21% of Americans without health insurance do not use the internet

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Image Credit: Pew Research Center

On October 1, 2013, open enrollment began under the Affordable Care Act (ACA), and approximately 2.8 million Americans visited Healthcare.gov to compare and apply for health coverage. For many, the online portal is the easiest and quickest way to accomplish these tasks and find related resources. Unfortunately, this option is not a viable one for the 15 percent of American adults who don’t use the internet for various reasons, as discussed in one of our recent Weekly Number posts. Furthermore, the Pew Research Center recently found that about 1 in 5 (21%) uninsured Americans don’t use the internet.

Forever devoted to the principle of equitable access, libraries are integral in ensuring that these offline parties are not denied the opportunity to obtain affordable health coverage. Those who do not use the internet due to lack of access will find it offered for free at the library, and those experiencing difficulty in navigating the internet might benefit from library programs aimed at teaching basic technology skills. Additionally, libraries across the country have taken special efforts to disseminate information about the ACA, and help interested parties obtain coverage. In Colorado, for example, interested parties can find a list of library presentations on the ACA throughout the state—and elsewhere—via the Connect for Health Colorado portal, or via individual libraries’ websites (e.g., the Denver Public Library’s “Affordable Care Act” page). At other libraries, such as the Waukegan Public Library in Illinois, patrons can “drop in” for bilingual group or one-on-one sessions with library staff to determine their eligibility for certain plans, compare prices, and apply for coverage. The passage of the ACA has afforded libraries another opportunity to demonstrate that they are receptive and responsive toward community needs, and they are surely up to the task.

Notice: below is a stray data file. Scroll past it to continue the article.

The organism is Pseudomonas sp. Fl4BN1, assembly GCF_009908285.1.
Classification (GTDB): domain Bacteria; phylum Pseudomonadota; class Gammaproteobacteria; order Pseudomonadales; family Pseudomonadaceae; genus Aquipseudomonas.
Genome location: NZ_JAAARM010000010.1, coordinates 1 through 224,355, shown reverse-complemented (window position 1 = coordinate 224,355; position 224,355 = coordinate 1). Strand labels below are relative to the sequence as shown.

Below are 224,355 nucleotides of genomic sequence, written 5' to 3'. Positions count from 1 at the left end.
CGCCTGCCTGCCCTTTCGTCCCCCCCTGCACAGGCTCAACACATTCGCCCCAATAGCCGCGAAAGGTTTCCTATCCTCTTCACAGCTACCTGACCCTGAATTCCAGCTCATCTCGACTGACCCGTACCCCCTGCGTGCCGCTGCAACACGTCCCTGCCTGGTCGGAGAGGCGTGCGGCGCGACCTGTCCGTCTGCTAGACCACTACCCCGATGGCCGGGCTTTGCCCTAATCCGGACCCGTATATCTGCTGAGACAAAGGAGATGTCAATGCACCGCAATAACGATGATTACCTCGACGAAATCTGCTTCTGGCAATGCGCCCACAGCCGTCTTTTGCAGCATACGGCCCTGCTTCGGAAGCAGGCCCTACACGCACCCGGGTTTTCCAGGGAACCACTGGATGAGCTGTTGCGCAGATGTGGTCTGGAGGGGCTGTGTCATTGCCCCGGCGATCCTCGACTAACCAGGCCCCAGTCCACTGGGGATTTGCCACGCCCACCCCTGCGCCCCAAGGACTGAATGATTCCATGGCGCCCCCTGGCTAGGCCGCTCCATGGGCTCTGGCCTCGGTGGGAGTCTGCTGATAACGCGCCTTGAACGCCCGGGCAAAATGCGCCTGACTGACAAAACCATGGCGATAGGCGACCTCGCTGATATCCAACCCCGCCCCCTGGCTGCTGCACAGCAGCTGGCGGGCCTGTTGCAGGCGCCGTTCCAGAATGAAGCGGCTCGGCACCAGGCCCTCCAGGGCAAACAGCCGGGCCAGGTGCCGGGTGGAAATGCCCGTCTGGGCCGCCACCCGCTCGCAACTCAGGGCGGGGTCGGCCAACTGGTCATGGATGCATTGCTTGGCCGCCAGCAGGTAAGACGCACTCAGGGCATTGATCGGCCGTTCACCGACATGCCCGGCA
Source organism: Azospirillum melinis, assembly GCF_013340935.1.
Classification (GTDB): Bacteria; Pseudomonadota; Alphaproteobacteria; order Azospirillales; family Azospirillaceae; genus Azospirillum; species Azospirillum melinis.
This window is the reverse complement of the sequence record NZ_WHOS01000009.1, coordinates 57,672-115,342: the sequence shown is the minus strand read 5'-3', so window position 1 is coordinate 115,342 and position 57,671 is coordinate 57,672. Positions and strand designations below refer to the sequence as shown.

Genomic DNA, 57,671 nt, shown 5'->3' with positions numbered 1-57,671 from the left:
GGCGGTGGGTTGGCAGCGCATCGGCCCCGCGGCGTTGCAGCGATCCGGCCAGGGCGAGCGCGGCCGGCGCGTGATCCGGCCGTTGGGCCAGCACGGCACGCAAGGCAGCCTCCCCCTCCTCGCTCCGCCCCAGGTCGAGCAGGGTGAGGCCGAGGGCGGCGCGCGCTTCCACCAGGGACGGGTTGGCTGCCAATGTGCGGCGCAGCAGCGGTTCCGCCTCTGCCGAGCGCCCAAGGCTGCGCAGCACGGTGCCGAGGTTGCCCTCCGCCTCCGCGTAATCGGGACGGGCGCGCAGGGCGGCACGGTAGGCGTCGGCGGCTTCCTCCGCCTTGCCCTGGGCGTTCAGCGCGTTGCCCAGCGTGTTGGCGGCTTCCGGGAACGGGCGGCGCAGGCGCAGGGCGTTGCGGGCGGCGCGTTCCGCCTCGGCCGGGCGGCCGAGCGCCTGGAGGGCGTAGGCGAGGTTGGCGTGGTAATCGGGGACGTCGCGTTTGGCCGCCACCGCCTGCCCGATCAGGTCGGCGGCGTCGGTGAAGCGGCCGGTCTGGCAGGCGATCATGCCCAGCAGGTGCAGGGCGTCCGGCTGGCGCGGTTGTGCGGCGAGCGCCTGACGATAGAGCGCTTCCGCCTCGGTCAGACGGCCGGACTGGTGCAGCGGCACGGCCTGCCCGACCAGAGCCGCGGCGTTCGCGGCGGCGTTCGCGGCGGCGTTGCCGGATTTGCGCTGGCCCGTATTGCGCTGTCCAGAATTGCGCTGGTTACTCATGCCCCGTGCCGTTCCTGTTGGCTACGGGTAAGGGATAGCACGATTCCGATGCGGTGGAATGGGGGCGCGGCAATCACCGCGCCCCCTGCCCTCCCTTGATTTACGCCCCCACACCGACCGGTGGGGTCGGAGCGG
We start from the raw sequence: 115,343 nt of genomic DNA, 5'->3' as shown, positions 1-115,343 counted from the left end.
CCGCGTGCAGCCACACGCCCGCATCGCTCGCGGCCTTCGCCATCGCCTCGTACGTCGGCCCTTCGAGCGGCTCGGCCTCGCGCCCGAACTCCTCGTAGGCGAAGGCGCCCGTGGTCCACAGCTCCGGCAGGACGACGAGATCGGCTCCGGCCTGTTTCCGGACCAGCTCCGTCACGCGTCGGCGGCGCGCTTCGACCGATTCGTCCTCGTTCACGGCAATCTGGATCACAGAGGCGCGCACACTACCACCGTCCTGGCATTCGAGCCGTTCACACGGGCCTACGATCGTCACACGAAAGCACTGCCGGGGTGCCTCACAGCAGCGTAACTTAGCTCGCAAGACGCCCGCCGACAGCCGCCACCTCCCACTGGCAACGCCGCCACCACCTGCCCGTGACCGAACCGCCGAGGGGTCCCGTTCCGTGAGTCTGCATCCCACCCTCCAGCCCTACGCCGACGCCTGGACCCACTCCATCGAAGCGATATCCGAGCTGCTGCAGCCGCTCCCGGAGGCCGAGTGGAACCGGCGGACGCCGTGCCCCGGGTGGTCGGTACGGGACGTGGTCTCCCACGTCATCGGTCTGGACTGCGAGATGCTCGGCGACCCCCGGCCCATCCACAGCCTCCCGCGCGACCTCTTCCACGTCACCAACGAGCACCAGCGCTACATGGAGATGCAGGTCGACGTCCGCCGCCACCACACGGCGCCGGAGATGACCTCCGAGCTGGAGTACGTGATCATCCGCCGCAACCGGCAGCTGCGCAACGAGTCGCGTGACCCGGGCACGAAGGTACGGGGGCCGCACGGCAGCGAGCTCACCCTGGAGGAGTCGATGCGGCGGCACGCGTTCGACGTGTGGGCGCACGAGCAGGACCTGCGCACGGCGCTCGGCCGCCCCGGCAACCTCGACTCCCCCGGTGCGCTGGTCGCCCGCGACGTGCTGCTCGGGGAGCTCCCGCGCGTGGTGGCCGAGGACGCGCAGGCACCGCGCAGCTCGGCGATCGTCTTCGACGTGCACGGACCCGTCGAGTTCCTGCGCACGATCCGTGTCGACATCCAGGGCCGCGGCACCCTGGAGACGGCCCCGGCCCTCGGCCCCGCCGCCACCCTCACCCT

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 Note: This post is part of our series, “The Weekly Number.” In this series, we highlight statistics that help tell the story of the 21st century library.

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